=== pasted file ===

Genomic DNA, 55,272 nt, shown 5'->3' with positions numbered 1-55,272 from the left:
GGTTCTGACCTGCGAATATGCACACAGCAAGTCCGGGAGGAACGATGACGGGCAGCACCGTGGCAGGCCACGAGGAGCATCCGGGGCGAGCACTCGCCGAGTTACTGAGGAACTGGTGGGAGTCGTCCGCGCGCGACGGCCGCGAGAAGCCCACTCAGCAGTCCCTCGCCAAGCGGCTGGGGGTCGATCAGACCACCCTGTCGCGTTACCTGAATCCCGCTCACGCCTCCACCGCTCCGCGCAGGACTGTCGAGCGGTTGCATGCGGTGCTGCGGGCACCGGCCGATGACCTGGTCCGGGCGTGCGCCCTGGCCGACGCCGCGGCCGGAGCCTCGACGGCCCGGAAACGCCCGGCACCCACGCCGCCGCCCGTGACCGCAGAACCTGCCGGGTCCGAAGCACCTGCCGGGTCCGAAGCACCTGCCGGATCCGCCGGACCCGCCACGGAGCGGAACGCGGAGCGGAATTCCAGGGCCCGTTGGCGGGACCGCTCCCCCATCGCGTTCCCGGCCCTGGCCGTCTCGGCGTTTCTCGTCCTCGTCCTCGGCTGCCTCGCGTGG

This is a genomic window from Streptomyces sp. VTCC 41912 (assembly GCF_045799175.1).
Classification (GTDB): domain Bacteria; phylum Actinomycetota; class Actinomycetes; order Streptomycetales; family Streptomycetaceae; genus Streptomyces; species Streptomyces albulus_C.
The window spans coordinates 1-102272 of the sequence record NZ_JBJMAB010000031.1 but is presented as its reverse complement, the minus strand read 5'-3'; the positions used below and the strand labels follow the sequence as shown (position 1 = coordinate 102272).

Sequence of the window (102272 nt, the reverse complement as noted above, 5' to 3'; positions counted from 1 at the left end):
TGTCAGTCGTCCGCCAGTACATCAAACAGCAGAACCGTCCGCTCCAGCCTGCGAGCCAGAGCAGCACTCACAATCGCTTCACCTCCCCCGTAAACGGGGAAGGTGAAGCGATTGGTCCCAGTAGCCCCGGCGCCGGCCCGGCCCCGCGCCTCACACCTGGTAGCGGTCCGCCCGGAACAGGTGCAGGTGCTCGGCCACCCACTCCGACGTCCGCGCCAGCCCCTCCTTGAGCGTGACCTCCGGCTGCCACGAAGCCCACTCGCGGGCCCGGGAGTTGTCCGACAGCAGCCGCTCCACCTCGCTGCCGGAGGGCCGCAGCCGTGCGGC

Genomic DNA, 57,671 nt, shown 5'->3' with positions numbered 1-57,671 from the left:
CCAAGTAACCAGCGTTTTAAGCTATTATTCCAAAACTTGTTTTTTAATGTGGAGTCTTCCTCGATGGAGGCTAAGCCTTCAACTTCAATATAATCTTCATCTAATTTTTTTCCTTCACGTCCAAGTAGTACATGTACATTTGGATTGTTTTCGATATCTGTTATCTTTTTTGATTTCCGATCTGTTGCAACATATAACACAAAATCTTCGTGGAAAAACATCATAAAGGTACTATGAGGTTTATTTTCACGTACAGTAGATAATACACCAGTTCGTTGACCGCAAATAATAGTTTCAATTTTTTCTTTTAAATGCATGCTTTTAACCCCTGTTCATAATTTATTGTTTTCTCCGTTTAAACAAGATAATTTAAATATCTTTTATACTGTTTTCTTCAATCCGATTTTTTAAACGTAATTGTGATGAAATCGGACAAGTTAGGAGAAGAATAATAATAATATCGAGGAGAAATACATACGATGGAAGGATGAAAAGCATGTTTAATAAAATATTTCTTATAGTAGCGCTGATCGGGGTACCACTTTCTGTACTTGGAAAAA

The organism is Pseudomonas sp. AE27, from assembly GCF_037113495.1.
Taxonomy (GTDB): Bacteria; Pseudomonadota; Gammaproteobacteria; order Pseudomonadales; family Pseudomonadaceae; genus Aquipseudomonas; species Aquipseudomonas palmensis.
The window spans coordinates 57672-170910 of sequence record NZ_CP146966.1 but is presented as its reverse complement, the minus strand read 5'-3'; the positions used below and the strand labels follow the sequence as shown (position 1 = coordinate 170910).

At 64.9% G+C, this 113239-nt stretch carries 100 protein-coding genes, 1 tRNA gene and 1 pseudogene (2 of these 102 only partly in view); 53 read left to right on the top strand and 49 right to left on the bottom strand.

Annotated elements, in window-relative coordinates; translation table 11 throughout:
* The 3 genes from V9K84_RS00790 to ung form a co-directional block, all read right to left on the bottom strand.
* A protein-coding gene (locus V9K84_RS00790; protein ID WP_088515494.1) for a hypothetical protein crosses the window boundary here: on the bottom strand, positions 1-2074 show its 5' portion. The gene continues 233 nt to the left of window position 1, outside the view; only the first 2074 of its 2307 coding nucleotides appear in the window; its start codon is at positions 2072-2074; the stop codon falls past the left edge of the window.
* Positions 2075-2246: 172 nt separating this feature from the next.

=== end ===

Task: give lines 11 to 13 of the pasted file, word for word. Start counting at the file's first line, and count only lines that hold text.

Taxonomy (GTDB): Bacteria; Pseudomonadota; Gammaproteobacteria; order Pseudomonadales; family Pseudomonadaceae; genus Aquipseudomonas; species Aquipseudomonas palmensis.
The window spans coordinates 57672-170910 of sequence record NZ_CP146966.1 but is presented as its reverse complement, the minus strand read 5'-3'; the positions used below and the strand labels follow the sequence as shown (position 1 = coordinate 170910).

At 64.9% G+C, this 113239-nt stretch carries 100 protein-coding genes, 1 tRNA gene and 1 pseudogene (2 of these 102 only partly in view); 53 read left to right on the top strand and 49 right to left on the bottom strand.